Your October 5 cover article "How Evangelicals Became Israel's Best Friend," is emblematic of Christianity Today's hardening tone toward Christians who share a God-given love for Israel and the Jewish people. In his neatly packaged but seriously flawed analysis of the "dispensationalist" movement, Timothy P. Weber charges past adherents with being "elated" over wars and suggests that pro-Israel Christians are heartless and mindless in addressing the Palestinian-Israeli conflict.
Weber is simplistic in lumping as one many distinct prophetic viewpoints and unfairly selective in recounting the development of Christian thought on the coming of the Lord and its relation to a restored nation of Israel. For instance, he ignores the many honorable men of faith since the Reformation who were martyred (e.g., Francis Kett) or persecuted (the Puritans) or esteemed (Lords Shaftesbury and Palmerston) for advocating Jewish return to the Land of Israel. Sadly, Weber also fails to identify the core motivating factor for the International Christian Embassy Jerusalem and many other Christian Zionists today—the belief that this return to Zion emanates from the very heart and mind of God himself.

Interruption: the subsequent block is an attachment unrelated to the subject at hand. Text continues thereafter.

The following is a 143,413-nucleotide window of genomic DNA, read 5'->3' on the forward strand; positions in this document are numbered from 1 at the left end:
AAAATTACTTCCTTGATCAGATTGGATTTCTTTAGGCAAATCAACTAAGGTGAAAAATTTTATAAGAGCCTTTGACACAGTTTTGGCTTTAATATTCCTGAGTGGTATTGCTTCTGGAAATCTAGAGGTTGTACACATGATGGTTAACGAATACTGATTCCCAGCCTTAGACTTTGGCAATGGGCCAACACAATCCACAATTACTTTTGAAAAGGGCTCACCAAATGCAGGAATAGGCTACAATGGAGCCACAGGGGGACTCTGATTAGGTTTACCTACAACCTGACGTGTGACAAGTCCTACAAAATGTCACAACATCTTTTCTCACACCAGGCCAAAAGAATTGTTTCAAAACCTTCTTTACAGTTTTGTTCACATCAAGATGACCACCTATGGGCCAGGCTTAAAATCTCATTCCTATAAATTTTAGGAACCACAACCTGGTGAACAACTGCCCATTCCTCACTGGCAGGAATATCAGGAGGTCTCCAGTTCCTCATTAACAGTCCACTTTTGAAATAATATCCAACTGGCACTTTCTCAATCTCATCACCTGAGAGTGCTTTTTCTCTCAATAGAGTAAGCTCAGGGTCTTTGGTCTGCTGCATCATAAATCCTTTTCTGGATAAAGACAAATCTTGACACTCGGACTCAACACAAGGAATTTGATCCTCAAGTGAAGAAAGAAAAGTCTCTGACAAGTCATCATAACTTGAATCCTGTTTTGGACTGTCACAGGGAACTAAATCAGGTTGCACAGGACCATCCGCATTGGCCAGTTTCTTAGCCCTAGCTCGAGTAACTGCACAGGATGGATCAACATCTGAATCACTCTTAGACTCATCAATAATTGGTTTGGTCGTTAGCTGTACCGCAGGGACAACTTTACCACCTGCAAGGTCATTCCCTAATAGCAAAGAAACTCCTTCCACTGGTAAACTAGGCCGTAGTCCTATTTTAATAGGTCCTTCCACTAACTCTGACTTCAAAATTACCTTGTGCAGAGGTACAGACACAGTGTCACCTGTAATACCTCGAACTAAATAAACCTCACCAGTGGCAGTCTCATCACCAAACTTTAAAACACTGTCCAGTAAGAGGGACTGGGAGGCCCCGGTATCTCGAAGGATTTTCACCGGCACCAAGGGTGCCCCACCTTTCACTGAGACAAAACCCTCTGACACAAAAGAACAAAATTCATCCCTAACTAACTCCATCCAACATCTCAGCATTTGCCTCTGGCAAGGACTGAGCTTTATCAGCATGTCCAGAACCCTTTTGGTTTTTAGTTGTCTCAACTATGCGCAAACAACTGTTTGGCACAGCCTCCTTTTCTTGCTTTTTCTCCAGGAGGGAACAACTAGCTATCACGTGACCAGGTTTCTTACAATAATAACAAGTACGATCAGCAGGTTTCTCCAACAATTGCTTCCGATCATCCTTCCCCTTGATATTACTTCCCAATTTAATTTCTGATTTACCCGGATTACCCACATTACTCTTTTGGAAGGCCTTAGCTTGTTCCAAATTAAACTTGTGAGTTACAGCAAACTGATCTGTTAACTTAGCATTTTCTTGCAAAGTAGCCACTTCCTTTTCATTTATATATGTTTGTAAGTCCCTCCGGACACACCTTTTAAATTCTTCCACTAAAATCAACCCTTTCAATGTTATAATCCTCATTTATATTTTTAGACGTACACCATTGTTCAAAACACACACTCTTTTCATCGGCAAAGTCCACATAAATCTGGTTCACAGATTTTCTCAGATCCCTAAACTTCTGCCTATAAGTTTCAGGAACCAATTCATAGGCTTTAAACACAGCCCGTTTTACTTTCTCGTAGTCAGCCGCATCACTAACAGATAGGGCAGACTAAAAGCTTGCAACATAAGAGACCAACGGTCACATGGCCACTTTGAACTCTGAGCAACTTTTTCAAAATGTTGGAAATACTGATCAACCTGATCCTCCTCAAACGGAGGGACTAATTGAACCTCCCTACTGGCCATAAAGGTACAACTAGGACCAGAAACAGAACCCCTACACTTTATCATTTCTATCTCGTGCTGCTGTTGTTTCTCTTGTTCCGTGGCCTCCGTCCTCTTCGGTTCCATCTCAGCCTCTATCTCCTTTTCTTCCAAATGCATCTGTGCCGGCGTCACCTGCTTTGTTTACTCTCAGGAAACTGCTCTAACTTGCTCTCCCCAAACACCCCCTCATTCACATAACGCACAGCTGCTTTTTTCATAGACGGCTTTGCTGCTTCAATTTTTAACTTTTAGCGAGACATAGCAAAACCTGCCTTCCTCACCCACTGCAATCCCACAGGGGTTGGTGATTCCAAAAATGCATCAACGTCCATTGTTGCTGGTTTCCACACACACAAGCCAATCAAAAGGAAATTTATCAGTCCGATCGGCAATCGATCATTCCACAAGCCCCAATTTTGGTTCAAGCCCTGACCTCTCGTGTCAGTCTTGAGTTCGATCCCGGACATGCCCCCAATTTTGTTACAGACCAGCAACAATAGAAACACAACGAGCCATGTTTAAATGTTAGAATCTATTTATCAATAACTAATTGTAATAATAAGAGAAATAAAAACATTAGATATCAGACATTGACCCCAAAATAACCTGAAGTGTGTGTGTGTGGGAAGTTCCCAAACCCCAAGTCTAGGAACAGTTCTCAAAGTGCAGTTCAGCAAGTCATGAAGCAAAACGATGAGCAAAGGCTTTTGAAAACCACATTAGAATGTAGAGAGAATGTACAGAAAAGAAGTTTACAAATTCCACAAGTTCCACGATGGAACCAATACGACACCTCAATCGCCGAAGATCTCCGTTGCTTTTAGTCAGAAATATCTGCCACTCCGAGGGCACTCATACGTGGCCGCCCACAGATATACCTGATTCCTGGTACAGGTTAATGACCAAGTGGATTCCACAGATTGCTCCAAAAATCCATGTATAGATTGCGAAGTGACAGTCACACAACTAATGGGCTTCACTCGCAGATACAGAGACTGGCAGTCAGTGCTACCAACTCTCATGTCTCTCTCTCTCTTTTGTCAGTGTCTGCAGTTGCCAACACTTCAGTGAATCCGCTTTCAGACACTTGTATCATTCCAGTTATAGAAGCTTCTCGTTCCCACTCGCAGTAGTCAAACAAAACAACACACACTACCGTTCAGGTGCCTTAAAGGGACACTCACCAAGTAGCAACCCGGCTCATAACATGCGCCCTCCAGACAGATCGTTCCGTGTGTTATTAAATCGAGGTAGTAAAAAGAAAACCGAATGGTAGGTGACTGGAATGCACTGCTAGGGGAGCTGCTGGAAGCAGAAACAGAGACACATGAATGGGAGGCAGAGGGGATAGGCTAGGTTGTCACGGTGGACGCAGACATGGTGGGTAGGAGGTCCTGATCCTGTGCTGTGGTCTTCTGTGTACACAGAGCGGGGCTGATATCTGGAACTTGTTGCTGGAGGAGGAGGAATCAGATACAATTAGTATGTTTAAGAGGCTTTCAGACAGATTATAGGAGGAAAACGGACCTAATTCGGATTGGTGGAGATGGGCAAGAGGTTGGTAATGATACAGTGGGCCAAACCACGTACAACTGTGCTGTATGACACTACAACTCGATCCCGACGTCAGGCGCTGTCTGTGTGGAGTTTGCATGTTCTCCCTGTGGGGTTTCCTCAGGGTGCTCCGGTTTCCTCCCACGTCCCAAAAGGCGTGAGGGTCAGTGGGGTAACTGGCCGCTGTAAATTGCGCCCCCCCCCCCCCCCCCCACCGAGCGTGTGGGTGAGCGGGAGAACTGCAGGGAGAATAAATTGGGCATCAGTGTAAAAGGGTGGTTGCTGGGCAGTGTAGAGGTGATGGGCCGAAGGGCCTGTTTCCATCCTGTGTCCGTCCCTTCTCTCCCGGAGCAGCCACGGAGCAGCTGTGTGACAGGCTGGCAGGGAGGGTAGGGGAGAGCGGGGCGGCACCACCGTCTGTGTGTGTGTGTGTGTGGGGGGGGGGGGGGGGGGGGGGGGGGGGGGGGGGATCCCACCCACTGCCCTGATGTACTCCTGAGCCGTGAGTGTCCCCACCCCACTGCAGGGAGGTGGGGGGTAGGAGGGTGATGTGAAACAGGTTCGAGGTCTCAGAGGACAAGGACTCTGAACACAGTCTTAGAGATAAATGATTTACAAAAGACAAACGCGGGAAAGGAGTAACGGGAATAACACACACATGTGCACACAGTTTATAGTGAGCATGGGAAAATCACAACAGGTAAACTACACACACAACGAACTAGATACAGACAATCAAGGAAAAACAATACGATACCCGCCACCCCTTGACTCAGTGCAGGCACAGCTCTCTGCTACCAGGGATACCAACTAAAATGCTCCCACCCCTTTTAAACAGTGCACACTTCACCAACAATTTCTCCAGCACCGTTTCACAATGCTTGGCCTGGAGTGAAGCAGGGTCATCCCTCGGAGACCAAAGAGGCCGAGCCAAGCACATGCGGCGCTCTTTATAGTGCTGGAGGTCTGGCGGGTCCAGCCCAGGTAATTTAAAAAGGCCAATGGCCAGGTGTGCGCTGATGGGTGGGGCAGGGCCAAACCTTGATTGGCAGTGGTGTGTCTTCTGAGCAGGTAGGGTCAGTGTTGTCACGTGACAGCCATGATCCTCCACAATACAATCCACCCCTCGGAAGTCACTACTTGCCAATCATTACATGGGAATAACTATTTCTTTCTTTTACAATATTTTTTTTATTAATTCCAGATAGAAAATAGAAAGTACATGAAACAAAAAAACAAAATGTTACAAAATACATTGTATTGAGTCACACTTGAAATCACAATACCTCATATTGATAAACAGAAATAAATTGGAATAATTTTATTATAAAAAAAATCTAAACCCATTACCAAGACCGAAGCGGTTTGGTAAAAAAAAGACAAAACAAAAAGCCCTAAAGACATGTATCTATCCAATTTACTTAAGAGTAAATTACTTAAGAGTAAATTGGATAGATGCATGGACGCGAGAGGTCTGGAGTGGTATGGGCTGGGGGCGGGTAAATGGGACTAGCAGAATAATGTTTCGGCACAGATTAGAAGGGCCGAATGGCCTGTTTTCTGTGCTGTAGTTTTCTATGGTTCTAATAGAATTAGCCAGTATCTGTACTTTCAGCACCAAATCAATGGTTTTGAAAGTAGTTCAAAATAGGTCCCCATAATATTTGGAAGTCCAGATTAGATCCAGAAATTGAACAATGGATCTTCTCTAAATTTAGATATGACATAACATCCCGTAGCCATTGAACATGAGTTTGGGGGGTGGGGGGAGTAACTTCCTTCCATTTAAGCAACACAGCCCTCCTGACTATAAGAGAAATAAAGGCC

As for the Palestinian Arabs, the Christian Embassy has an established record of reaching out to them in sincere expressions of the love of Christ. We do believe, however, that the Palestinian national movement, with its self-destructive history of violence and terrorism, has managed to manipulate world opinion against Israel. It stands perilously in direct opposition to God's revealed will. Yet we genuinely care and pray for the Palestinians and consider it to be one of the most "anti-Arab" things we could do if we hid from them the eternal truths of Scripture concerning Israel.